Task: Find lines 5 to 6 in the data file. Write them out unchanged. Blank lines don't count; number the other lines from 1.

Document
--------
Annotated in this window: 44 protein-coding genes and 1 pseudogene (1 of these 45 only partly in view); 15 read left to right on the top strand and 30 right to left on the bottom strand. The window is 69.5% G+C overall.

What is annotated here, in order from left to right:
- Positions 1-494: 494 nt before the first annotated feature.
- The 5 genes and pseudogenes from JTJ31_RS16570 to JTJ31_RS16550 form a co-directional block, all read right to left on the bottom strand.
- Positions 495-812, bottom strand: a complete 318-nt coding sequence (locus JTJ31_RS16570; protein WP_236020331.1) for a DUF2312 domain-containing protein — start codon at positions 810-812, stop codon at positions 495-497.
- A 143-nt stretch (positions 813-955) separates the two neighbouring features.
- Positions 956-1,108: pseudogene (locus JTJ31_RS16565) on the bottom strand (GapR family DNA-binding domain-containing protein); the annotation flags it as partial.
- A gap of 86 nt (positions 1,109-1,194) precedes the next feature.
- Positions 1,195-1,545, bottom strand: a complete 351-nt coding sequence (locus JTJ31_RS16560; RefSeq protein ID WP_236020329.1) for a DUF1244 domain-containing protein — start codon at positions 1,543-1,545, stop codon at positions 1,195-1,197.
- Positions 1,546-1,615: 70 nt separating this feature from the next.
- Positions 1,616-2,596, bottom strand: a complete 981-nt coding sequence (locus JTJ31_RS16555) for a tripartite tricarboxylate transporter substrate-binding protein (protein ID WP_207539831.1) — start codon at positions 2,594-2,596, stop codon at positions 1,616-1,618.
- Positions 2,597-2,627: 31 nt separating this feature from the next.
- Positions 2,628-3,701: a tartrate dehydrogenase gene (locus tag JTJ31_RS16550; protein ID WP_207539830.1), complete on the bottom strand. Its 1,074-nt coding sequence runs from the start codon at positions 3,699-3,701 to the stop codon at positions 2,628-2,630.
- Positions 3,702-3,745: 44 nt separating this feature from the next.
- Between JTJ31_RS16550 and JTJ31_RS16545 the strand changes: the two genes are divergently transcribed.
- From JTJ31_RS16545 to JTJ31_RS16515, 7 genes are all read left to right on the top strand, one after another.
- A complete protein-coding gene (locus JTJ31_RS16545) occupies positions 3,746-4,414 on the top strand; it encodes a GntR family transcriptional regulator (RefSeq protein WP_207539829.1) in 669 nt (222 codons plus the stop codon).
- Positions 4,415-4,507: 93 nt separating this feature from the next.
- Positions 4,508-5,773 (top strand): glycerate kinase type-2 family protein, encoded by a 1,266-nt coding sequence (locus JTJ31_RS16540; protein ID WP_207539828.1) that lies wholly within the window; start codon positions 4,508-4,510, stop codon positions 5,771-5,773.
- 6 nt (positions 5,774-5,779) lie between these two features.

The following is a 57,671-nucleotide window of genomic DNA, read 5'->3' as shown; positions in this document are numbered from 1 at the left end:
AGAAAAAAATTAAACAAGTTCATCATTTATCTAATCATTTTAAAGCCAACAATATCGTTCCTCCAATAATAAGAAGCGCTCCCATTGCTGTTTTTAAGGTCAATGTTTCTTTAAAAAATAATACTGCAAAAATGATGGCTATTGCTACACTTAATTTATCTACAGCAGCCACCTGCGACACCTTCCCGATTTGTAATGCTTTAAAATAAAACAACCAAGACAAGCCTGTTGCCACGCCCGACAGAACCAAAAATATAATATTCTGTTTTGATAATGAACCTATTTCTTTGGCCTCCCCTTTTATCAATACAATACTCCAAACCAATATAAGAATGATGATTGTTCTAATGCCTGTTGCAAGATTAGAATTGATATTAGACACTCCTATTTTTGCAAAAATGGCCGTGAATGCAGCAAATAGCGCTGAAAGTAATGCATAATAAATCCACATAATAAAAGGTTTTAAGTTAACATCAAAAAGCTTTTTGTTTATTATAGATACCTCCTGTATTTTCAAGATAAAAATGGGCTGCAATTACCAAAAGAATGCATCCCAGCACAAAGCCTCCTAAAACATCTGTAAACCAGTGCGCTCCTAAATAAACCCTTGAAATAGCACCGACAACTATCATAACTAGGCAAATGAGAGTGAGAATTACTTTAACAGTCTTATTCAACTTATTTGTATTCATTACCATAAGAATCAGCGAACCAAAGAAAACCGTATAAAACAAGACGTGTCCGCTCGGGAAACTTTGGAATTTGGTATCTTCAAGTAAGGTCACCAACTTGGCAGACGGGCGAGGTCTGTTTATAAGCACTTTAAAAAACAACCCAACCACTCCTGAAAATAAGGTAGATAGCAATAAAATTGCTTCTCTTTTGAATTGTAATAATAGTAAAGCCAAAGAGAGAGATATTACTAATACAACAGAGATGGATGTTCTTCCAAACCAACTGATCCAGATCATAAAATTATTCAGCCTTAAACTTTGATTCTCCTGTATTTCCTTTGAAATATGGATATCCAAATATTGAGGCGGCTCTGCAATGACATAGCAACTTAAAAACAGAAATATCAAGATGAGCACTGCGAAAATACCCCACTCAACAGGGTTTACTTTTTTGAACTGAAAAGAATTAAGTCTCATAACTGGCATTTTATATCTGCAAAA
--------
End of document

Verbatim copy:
- Positions 495-812, bottom strand: a complete 318-nt coding sequence (locus JTJ31_RS16570; protein WP_236020331.1) for a DUF2312 domain-containing protein — start codon at positions 810-812, stop codon at positions 495-497.
- A 143-nt stretch (positions 813-955) separates the two neighbouring features.